How to Create a Power BI Custom Visual Based on an Existing d3 Visual - Part 1 - Dev Env Setup, Reference and Testing

UPDATE: The Liquid Fill Gauge visual is now available to download from the Power BI Custom Visual Gallery!

The purpose of this post is to show you how to take an existing open source d3 visual and create a Power BI Custom Visual from it.

I’ve been digging into the new Power BI Custom Visual SDK and just created my first visual called Liquid Fill Gauge. It’s a circle gauge that represents a percentage value. All it does at the moment is display the value and nothing is configurable. I will continue to push new features as I finish them. It is based off of Curtis Bratton‘s Liquid Fill Gauge.

This is Part 1 of the series, here are the other posts:

2. How to Create a Power BI Custom Visual Based on an Existing d3 Visual - Part 2 - Capabilities, dataRoles and dataViewMappings

3. How to Create a Power BI Custom Visual Based on an Existing d3 Visual - Part 3 - Custom Format Properties

You can download the visual and use within your reports here: https://github.com/jonbgallant/PowerBI-visuals-liquidFillGauge/releases/

I walk through each step below – feel free to skim through it, use it as a reference or follow along step-by-step.

Setup Power BI Custom Visual Dev Environment

1. Follow the instructions here to get your dev env setup: http://blog.jongallant.com/2016/09/powerbi-custom-visual-dev.html

Clone Repo

You can complete this exercise without cloning the repo, but if you want to get all the code and easily copy and paste, then you’ll want to clone.

Open Code

I use VS Code, but feel free to use any editor.

Create Custom Visual

This uses the new SDK to create a custom visual template.

This is what the dir structure looks like in VS Code.

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Reference d3 Typings

You create Custom Visuals using TypeScript and d3, but d3 isn’t referenced by default in the new Custom Visual SDK. Here’s How to get it installed and referenced so TypeScript can see it.

Go to this post for instructions on how to add d3 to your visual and then come back here: http://blog.jongallant.com/2016/11/pbiviz-12-d3-35-reference.html

Add liquidFillGauge.js File

1. Create a file in the “src” folder called “liquidFillGauge.js”.
2. Copy the code from the following file into it. If you cloned the repo, you will have this file locally as well.
https://raw.githubusercontent.com/jonbgallant/PowerBI-visuals-liquidFillGauge/master/liquidFillGauge/src/liquidFillGauge.js

=====The following is informational only, you do not need to make these changes===

The original liquidFillGauge was pushed to GitHub as a stand alone d3 visual. I only had to change a the following two things about it for it to work with Power BI.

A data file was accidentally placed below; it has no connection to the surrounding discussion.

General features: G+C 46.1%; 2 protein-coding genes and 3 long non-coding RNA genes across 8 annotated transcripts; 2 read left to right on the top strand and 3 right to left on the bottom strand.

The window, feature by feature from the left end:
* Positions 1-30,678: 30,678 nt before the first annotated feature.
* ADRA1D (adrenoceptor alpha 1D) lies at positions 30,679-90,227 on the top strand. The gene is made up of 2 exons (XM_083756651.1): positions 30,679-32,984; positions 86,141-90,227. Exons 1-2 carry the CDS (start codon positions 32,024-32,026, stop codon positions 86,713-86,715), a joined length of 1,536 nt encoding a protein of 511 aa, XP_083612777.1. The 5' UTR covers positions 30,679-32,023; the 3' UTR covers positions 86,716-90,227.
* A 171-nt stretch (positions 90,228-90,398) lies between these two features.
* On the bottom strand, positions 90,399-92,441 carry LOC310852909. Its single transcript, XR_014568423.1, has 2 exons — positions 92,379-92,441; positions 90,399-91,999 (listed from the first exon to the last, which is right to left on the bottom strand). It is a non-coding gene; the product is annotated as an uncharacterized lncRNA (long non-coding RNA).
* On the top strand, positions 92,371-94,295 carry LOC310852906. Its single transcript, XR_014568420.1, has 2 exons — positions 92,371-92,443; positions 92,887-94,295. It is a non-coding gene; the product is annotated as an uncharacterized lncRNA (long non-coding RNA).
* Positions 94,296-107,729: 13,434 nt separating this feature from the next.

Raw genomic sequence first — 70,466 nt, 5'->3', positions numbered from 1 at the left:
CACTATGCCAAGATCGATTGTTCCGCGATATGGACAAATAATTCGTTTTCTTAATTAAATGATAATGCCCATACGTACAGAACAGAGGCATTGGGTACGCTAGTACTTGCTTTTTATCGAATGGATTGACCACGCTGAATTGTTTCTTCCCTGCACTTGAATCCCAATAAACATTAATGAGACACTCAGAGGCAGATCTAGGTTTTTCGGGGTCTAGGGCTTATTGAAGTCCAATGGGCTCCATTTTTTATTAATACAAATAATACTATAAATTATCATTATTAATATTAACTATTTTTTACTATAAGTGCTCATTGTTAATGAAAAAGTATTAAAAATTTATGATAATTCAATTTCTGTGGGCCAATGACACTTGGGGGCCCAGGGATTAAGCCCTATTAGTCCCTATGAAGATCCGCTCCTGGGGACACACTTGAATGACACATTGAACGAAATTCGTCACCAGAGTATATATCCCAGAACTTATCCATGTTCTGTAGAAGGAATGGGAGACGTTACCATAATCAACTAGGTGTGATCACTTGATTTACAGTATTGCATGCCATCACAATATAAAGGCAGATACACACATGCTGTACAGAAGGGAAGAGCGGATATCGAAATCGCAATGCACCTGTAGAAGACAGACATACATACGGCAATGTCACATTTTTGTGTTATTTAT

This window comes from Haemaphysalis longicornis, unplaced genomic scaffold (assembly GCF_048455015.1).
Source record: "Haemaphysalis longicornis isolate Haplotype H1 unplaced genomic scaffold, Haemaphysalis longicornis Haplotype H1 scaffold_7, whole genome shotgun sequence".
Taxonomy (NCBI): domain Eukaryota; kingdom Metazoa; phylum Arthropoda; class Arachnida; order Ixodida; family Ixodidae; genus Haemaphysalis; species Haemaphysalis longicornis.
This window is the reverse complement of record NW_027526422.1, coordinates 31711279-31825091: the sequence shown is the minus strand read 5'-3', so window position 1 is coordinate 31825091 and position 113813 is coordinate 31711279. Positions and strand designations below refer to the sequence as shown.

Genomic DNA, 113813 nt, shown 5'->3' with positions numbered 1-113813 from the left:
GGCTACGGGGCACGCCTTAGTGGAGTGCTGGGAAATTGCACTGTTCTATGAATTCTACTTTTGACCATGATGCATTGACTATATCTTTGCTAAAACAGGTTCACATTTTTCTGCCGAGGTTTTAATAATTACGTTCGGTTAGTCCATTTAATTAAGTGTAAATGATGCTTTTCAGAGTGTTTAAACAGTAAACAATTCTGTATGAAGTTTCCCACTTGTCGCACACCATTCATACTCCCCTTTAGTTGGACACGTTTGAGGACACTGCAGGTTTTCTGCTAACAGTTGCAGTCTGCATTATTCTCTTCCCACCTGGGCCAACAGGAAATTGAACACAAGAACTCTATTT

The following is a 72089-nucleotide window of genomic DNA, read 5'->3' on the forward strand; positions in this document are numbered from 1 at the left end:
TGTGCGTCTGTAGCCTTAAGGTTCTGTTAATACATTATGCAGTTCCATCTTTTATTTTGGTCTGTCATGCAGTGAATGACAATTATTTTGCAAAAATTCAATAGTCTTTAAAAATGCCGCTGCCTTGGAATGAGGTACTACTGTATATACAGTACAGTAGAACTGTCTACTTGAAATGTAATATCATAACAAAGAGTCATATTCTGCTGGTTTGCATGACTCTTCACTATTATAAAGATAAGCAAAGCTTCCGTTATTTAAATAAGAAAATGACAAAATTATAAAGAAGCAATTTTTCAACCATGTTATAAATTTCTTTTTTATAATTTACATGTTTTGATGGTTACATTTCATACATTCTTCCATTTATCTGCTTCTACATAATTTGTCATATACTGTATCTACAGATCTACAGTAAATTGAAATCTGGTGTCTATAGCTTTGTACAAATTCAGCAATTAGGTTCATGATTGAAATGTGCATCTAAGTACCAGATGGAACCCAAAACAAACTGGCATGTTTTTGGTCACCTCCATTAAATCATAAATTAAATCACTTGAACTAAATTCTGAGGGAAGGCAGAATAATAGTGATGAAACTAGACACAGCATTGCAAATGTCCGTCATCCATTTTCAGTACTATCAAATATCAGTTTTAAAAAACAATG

• PowerBI puts all Custom Visuals in IFRAMEs so the clip-path needs to reference the absolute url of the page like so:
  • Once I deployed my visual to PowerBI.com I ran into another IFRAME issue that required me to pass in the d3 selection instance, versus doing the d3.select inside the visual. Instead of passing in elementId, I pass in a reference to the svg element

Add TypeScript Definition File

The premise of this exercise is to take an existing d3 visual and easily turn it into a custom visual without having to rewrite the entire thing in TypeScript. What I would like to do is clone the existing visual and reference it from my visual.ts file. In order to do that, I need to make the visual file visible in TypeScript. You could define all of the methods and come up with a more sophisticated definition file, but I’ve found that the following works great.

1. Create a new file in the “src” folder called “liquidFillGauge.d.ts” and add the following code to it.

Add liquidFillGauge files to tsconfig.json

1. Open tsconfig.json and add references to the liquidFillGauge.js and liquidFillGauge.d.ts files.

Add liquidFillGauge to visual.ts

The final step is to add code to the visual.ts file that will call the liquidFillGauge methods and create the visual.

1. Open visual.ts and copy the following code into it.

  • Notice the amd-dependency line at the top. This maps the TypeScript type definition to the visual.ts file so we can call loadLiquidFileGage that is in the liquidFillGauge file.
  • I added another local variable to hold a reference to the gauge and then either call loadLiquidFillGauge for the first load or call this.gauge.update for subsequent calls.

Test on PowerBI.com

1. Start your local server


2. Go to http://app.powerbi.com
3. Create a report that uses your visual
4. Map a data value to the “Measure Data” field. I’m using the Month column in the Dates table in the Customer Profitability Sample dataset.
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5. You should then see your custom visual rendered.

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If you do not see it, then compare your code to the code in this GitHub repo and fix anything that is different.


Hope this gets you on your way to creating your own visuals.
Jon